By Daniel Abrego 


With the coronavirus spreading across the world, we see impact in two ways. Not only of factories closing and communities staying home, but of demand in everything from oil to hotel rooms dropping. With such an economic slowdown, the effects of the coronavirus will get worse before getting better.  


Do we have inventory?  

Modern supply chains depend on just in time inventory, which means they receive inventory only as needed in the production process. This means there’s not a lot of spare inventory. Although we haven’t seen shortages in the marketplace yet, it is inevitable and we can expect a downturn towards the end of this month.  

Who is most vulnerable? 

Let’s assume a retailer uses their forecasting system to predict low demand. This low demand will be passed on to the wholesaler, who will pass it on to the manufacturer and so forth in a knock-on effect. In this model, the small suppliers are the most vulnerable and many will go out of business while others will operate on low capacity. In these cases, we can look to China which is already weeks ahead of the rest of the world in responding to this crisis. Their state banks have come to the aid of small businesses through loans and cutting taxes.  

What about recovery? 

Demand will pick up and we should be prepared for this scenario too. It will be a u-shaped recovery as supply will meet demand only in a gradual way. Companies will not be able to fulfil orders immediately. They may place huge orders with suppliers but expect only a percentage to be filled for some time.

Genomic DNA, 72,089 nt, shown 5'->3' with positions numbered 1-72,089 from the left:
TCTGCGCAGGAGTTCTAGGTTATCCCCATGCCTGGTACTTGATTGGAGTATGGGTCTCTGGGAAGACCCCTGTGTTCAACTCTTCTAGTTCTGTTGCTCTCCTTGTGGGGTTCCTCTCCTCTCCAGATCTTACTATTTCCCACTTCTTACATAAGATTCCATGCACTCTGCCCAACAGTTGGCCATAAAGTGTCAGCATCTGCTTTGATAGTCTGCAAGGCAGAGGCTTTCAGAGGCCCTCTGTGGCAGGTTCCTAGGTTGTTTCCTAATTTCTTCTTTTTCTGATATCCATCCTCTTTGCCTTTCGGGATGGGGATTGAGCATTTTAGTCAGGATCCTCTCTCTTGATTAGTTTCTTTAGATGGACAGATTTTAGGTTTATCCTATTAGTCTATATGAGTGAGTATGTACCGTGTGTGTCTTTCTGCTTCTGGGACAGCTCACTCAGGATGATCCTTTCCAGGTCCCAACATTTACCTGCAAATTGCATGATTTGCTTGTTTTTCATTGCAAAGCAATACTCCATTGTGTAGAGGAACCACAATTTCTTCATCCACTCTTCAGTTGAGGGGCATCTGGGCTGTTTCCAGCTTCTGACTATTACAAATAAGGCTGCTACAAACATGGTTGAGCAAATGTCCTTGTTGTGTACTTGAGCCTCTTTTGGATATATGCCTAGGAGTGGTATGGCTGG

What should you do? 

Sit down and make decisions so that you have contingency plans in place. Now it is too late to find alternate suppliers because it takes time to get quality assurances and build trust and reliability for your customers. Instead, think about what you can build with the parts you have and keep in mind that demand in certain specific areas (such as in online education, healthcare, and home delivery) has increased and this translates to opportunity. 

Change your mental model 

What will happen if your workers are quarantined or your CEO is unreachable due to travel restrictions? Have someone reliable who will make good decisions for your company.  

Who are your priority customers and who will you lose? Is there an innovative way to meet their needs to retain loyalty by designing and offering different products or services? 

How will you pay your workers and maintain cash flow? Can you keep up morale through social media campaigns and other online channels? Can your employees update their knowledge and upgrade internal systems during this downtime so that they are better skilled for when demand recovers? 

What about shifting from brick-and-mortar to an e-commerce approach? Are you aware of shifting consumption habits and how to capitalize on this, perhaps by making a partnership with a b2b platform? Even if these are not your long-term goals, could there be some good habits from these approaches that will benefit your business? 


Reacting to crisis and making contingency plans requires a fast re-framing of the mind. And recovery planning needs to be done while you are still reacting to crisis (you might be in a defensive mood, but do not let this rob you of becoming innovative). Companies can protect their businesses and workers from the lessons coming out of China and South Korea, and it may make your company more adaptive in the long run to a constantly changing world.  


* Daniel Abrego is CEO of Intercontinental Logistics Corp. He is an international logistics expert and business innovator.